From teachers and doctors to friends and family members; k/codas are often confronted with questions about deaf cultures and signed languages. Here is a list of the silly questions k/codas are frequently asked! For information on how to respond to these types of questions, see our list of 10 Koda Tidbits to Share with New Classmates!
Sure there are some cultural differences, but we don’t know anything else! It’s a lot like growing up with any parents – every family does things differently! In our households it is common to use sign language and communicate visually.
Check out our koda spotlight here with Frank Gallimore for his personal experience with this question!
Language acquisition is largely dependant on external stimulus. Basically, people tend to develop language abilities based on the language communities they live in. I’m bilingual/multilingual. My family is made up of people who are deaf and hearing. That means I was exposed to signed language and spoken languages in the same way that you were exposed to the languages your family uses.
YES- Deaf people can drive. Driving is a visual skill- research has shown that deaf people even have better vision than hearing people!
Sign language is not universal. Just like spoken language there is not one universal form. There are many signed languages. Many are named for their country of origin, like French Sign Language (LSF) or Mexican Sign Language (LSM). Just because two nations share a spoken language, that does not mean they share a signed language. For example, a user of British Sign Language (BSL) might not understand American Sign Language (ASL).
Some deaf people are deaf-blind and may read braille. My parents do/do not. Braille is primarily used for low vision or blind people. My parents are deaf!
The senses aren’t heightened they are just used differently and sometimes more efficiently. For example Deaf people’s eyesight doesn’t improve to 15/15 but there are studies out there that suggest that they utilize peripheral vision better.
There are a couple ways to sign hello. You can wave or you can flatten your palm, bring your hand up to your forehead (palm-side down) and move it out in front of you, similar to a salute. If you are addressing a large audience you can do either of these things multiple times with both hands. If you are really curious, you can learn more with the ASL app.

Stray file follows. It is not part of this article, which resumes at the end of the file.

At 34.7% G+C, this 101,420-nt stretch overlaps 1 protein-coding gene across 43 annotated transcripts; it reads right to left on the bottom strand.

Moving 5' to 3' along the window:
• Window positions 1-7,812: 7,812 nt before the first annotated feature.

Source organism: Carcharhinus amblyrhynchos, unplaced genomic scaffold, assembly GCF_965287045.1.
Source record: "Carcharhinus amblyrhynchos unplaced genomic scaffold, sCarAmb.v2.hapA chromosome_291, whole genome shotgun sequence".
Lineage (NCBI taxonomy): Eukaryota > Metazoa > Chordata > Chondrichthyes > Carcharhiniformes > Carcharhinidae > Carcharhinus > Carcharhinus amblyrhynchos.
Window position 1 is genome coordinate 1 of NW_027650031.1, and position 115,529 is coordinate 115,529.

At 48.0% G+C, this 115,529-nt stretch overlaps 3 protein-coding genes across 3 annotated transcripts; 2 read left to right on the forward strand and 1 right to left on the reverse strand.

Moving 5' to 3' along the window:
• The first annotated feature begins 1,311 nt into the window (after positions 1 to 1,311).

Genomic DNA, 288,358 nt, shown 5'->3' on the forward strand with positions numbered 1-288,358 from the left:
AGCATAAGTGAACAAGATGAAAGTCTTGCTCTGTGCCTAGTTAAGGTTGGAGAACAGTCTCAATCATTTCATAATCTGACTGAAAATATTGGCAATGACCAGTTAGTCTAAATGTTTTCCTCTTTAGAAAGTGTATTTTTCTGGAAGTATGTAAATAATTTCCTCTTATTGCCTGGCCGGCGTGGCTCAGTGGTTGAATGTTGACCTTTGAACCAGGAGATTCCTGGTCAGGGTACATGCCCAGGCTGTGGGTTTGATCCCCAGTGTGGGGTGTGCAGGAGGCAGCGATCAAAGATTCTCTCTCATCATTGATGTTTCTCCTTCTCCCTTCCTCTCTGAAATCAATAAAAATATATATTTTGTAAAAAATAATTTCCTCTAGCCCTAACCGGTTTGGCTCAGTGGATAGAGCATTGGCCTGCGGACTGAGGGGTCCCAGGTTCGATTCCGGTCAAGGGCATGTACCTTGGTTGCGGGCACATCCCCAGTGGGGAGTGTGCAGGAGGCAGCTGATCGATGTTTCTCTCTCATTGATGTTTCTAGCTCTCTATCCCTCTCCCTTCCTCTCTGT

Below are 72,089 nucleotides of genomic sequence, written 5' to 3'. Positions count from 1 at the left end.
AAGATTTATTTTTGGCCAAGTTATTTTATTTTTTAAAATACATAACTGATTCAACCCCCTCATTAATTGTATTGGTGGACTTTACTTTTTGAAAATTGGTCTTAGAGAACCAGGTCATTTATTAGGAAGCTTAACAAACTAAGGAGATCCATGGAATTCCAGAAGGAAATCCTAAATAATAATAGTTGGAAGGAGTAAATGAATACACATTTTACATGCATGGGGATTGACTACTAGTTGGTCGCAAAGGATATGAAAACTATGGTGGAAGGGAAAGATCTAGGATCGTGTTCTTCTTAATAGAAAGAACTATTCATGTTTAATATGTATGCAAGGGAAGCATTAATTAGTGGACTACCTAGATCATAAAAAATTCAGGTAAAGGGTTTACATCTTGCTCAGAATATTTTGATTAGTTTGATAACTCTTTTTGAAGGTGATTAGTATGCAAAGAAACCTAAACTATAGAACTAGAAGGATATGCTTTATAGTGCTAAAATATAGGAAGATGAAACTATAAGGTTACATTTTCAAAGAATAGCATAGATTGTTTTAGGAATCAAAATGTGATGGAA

That’s a common myth and it can actually be quite the opposite! Deaf community members think about sound differently than hearing people do. In your home a slammed door might mean that someone is angry, or your parent vacuuming at 7am might be seen as rude. My family doesn’t interpret sound that way. Sometimes without realizing how loud things can be, my parents shut cabinet doors, move chairs, put away dishes, or vacuum. It’s not a big deal to me. Learn more about DeafSpaces here.
Modern technology allows deaf people to communicate in a multitude of ways. The video phone is one of the more commonly used devices which allows deaf people to call and communicate to each other through the tv (sort of like skype). If they would like to call a hearing person they call the Video Relay Service (VRS) which connects them with a sign language interpreter who interprets the call. For more information on how the deaf community has used technology to communicate, see our list of #Throwbacks of US Deaf Culture.
Some deaf people like the feel the music just as much as you like to listen to it. Everyone has their preferences but deaf people can enjoy music too! Deaf people have all different types of hearing levels- some can hear the music, and some just like to feel it.
Share some of the silly questions you or your family have recieved by emailing us at firstname.lastname@example.org!